Santa Cruz Bicycles Tour - Part 1

In April I had the opportunity to head down to Santa Cruz to check out their facilities and ride their new bikes, the Tallboy LT, Superlight 29, and Highball AL.

I also got to escape this:

And see some of this:

I had forgotten what it looked like.

Santa Cruz Bicycles is a unique company in that they've got international appeal and the image of a large boutique brand, but their facilities are very limited and they run more like a mom-and-pop operation.  On the one hand, there is a great family feel among the staff there, and everyone mountain bikes.  You also have a system where a bike goes through a lot of people's hands before it gets to a dealer--this means blemishes tend to get noticed before they go out the door.  On the other hand, things move slowly at Santa Cruz.  There are no bikes built, boxed and ready to go except for ones that have already been ordered and are waiting for the UPS truck to pick them up that day.  That's right, NO open stock of boxed bikes.  So, when you order a Santa Cruz, your bike goes into the queue and has to be assembled before it can go to ship.  Needless to say, with their bikes in such high demand--particularly right now--this means you might have to wait a bit for your bike.



Their warehouse/factory space is two small old cannery buildings divided by a loading area.  They're so cramped for space that everyday, they haul out palates of components and frames to make room to assemble their bikes.  Every day.  And every night, all that shit gets hauled back inside.  Every night.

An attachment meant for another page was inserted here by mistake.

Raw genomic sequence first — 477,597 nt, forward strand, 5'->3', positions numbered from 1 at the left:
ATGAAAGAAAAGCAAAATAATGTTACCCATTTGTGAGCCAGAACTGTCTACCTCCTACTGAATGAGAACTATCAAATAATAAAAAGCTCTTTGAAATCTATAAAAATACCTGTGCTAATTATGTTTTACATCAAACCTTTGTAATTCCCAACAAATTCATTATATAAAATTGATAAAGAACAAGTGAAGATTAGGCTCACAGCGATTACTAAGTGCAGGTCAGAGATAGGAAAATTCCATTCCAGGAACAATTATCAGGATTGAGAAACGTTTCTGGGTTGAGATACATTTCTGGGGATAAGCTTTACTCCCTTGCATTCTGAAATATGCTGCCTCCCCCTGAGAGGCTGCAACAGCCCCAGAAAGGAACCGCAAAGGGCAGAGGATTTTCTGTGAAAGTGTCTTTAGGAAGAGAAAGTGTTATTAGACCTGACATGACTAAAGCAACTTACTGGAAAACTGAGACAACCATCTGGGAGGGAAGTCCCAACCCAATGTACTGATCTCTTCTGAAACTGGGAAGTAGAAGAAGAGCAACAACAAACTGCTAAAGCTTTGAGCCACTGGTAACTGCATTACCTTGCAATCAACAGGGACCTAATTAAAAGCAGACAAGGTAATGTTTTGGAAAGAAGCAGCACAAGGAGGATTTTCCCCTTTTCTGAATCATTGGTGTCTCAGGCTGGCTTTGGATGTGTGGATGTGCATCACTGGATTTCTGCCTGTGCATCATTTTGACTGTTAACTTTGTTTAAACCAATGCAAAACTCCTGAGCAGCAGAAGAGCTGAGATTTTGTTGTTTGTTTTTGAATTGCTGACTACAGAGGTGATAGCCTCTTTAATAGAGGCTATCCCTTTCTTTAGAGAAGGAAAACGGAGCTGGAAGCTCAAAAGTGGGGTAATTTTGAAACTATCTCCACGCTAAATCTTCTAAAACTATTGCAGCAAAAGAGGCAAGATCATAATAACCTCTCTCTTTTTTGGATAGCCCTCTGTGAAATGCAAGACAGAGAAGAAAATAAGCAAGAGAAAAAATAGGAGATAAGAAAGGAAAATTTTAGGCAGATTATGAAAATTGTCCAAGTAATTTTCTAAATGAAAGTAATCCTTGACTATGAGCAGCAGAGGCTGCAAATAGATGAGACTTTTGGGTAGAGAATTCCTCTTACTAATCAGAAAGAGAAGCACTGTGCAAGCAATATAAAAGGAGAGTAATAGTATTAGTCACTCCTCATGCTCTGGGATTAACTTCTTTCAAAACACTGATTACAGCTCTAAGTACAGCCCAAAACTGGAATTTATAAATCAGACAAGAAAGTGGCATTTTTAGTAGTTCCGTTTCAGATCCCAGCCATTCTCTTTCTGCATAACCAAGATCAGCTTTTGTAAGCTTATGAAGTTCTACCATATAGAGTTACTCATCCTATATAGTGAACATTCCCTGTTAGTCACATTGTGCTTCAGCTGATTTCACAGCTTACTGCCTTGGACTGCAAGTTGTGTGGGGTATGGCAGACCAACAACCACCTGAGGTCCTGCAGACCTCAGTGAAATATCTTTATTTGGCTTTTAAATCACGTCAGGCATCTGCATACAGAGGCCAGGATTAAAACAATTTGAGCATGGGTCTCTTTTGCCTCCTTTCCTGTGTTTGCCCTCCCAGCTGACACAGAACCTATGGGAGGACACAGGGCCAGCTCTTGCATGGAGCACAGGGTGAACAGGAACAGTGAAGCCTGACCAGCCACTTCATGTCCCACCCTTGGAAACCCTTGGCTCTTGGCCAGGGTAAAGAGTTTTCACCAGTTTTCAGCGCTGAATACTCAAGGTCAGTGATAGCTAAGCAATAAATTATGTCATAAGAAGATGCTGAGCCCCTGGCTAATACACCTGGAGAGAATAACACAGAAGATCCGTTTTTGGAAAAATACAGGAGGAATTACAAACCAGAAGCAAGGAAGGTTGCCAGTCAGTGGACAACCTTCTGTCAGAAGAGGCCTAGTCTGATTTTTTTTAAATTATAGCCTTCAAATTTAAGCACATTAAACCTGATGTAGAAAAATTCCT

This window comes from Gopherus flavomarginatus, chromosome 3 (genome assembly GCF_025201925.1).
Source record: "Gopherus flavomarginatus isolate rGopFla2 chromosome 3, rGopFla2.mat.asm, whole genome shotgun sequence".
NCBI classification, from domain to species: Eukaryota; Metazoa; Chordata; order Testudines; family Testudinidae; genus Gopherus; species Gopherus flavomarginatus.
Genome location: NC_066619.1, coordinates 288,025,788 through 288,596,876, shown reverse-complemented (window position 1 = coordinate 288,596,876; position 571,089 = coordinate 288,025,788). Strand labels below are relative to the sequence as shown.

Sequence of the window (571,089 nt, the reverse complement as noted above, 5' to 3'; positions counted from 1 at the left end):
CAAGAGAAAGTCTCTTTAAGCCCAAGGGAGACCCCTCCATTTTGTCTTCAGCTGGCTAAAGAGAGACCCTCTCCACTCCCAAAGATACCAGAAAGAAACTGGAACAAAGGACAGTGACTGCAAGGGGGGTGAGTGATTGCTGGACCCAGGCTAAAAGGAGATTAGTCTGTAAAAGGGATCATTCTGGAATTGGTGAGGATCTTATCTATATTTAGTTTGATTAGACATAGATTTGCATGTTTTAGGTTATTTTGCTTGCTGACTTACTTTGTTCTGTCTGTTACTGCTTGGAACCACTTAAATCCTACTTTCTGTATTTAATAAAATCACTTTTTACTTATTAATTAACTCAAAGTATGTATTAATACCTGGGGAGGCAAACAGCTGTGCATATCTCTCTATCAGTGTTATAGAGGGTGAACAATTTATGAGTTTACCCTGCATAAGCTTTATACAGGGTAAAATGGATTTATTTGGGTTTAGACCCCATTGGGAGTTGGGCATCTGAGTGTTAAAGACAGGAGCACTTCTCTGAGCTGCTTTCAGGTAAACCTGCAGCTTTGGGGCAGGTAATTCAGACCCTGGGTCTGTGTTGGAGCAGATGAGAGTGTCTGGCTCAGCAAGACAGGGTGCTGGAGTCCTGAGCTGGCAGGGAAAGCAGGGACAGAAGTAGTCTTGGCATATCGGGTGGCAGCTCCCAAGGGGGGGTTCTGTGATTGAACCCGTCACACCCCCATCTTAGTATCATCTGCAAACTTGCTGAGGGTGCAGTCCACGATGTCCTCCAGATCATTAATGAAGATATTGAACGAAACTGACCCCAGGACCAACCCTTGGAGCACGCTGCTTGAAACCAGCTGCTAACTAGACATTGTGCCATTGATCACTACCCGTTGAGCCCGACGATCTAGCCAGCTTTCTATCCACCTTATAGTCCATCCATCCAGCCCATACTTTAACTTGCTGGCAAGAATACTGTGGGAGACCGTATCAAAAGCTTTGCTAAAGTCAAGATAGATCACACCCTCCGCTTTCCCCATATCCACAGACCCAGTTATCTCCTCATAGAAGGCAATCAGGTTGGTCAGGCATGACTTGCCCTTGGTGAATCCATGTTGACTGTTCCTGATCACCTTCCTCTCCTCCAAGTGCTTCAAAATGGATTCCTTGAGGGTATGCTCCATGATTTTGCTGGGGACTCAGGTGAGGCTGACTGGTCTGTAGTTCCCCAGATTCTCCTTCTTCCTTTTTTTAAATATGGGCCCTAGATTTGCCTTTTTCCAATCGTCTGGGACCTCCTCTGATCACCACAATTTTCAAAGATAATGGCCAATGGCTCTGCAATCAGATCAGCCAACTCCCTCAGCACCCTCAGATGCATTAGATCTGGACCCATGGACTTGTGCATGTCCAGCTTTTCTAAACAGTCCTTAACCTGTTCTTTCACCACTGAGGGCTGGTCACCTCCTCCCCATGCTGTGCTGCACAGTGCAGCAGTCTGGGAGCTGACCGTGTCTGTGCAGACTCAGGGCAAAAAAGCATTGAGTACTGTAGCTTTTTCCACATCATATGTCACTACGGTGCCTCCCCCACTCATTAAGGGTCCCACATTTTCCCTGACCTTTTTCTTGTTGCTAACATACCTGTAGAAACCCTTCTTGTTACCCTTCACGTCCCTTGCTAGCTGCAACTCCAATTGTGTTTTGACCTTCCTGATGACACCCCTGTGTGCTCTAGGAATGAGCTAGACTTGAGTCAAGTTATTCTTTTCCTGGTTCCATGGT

When shipments arrive, it creates even more of a jam.  That's palates of Maxxis tires mixed in with frames.


The assembly process starts with this:

Someone picks the parts for a bike and loads them onto a rolling cart (see the frames underneath each cart).

The cart is rolled to a work station.  Here, the wheels are taped for tubeless set-up, and rotors, cassettes, tires and tubes are mounted.

While this guy assembles the cockpit.

And these guys assemble the frame.

Loctite on the pivot bolts.  One guy here assembles all the pivots.

When complete, bikes are boxed and shipped.

Santa Cruz is now offering a custom color program.  All of those bikes are powder coated in-house.

I don't have photos, but Santa Cruz also builds their wheels in-house.  Wheels are hand-laced and built by a machine.  They're then checked for tension and true on a stand.

All-in-all it's an impressive operation particularly given the limited amount of space they have to work with.